In addition to pushing for the US government to re-engage with WHO—and fulfill outstanding financial obligations—and join ACT-A efforts, GHTC is also calling for the United States to formally join CEPI via a $200 million annual commitment and work alongside our partner countries in the Global Health Security Agenda (GHSA) to revamp GHSA’s Workforce Development & Medical Countermeasures Action Package to address gaps in R&D capacity.
3. Will we pursue and finance a “build back better” agenda for global health?
The COVID-19 pandemic has exposed how our nation has woefully underinvested in our domestic and global health infrastructure. And while the burden and death toll of COVID-19 is staggering on its own, the full impact of the pandemic is coming into clearer view. Due to pandemic-related disruptions, health programs worldwide have faced challenges sustaining routine immunization programs and treatment services for HIV and tuberculosis, which could cause millions more deaths, and many health researchers have had to pause promising projects. The latter is a key finding from a report GHTC released last month which found the global health R&D sector is being weakened by pandemic pressures that are diverting funding and expertise away from other long-standing threats, multiplying costs for supplies and operations, and putting clinical trials and other scientific endeavors worldwide on indefinite hold.
Reflecting on this devastation, it’s clear that an “appropriations as usual” approach will no longer suffice. After years of largely flat-funding health agencies and programs like the Centers for Disease Control and Prevention, USAID Global Health Programs, and the Biomedical Advanced Research and Development Authority (BARDA), Congress must take bold action to boost their budgets—and sustain strong growth at the National Institutes of Health—to ensure these programs have the resources needed to fulfill their important mandates and help their implementing partners restart activities and mitigate added costs and challenges from the pandemic.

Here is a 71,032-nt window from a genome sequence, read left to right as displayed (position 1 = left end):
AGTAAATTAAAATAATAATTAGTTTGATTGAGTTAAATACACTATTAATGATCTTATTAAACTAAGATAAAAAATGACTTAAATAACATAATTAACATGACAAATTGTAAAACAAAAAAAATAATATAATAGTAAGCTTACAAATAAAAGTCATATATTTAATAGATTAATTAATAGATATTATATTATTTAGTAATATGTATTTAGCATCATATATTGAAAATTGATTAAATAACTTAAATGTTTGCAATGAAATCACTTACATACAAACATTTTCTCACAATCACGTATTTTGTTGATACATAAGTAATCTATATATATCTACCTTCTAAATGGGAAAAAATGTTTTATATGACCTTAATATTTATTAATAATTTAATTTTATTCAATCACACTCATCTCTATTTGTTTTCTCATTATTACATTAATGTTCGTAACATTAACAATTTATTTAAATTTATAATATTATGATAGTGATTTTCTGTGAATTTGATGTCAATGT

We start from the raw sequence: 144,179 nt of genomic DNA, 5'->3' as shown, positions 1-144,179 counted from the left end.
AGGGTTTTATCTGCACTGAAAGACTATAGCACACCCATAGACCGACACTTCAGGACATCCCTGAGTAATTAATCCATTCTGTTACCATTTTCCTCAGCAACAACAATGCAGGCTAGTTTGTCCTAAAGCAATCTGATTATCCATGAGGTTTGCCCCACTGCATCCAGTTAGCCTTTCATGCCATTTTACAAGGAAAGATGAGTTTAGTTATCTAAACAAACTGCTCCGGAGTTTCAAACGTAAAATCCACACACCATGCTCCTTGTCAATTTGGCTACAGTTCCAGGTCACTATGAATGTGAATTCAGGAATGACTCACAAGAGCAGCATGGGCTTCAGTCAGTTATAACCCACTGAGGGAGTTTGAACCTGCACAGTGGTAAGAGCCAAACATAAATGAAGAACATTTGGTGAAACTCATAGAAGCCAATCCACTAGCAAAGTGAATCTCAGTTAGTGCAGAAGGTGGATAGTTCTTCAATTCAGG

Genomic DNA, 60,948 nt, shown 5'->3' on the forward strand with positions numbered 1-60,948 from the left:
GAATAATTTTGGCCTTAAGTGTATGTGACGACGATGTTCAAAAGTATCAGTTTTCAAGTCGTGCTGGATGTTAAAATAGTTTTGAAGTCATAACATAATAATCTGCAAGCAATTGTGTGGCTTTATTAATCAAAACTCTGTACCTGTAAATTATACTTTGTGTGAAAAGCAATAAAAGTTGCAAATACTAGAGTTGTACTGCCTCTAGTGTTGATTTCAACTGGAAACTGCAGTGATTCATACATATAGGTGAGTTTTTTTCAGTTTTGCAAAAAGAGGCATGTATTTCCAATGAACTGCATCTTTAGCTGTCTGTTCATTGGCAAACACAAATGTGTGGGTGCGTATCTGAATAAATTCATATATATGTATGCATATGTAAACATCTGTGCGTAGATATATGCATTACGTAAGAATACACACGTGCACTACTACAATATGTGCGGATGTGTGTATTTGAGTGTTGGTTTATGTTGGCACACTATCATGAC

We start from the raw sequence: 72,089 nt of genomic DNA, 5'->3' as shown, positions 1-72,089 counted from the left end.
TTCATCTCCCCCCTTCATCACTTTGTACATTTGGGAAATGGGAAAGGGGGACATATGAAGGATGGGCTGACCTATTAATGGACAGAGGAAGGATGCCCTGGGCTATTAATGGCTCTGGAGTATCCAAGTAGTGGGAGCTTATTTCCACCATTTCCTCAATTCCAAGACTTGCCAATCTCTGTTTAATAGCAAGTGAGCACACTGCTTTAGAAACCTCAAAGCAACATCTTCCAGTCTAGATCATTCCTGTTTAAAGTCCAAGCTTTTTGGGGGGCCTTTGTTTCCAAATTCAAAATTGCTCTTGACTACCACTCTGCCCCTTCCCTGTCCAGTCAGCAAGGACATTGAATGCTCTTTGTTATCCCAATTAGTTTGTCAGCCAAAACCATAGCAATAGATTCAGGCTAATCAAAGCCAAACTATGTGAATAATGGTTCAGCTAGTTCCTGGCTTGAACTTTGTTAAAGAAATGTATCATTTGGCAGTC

4. Will the incoming administration reinvigorate and tap USAID capabilities after four years of neglect?
USAID has faced a tumultuous last four years, as the Trump administration has repeatedly sought to slash the agency’s budget and instill controversial appointees. And when President Trump mobilized his administration’s pandemic response infrastructure for COVID-19, he exposed his ignorance of the agency’s value once again. The White House did not include the USAID administrator—the head of the US agency foremost charged with advancing global health—on the Coronavirus Task Force, and it floated proposals to shift US leadership of global pandemic preparedness and response activities away from the agency. Meanwhile, Congress provided USAID with minimal emergency funding to support partner countries in responding to the pandemic, stretching already thin global health programs.
Despite taking these bruises, USAID, with its expansive on-the-ground presence worldwide, continues to possess unique capabilities and expertise in global health that will be vital for the incoming Biden-Harris administration to tap and reinvigorate as it seeks to end this pandemic—while also combating long-standing and future health threats. One area the agency has rich expertise in is developing and adapting health technologies for use in low-resource settings where barriers like lack of reliable cold chains or laboratory capacity can necessitate different types of tools. To leverage this expertise and bolster the agency’s leadership in this arena, GHTC is calling for the creation of a Chief Science and Product Development Officer role to coordinate and elevate best practices across the agency’s health area–specific innovation programming and the establishment of a new USAID Global Health Security Grand Challenge program to rapidly elevate and advance innovation solutions for these settings.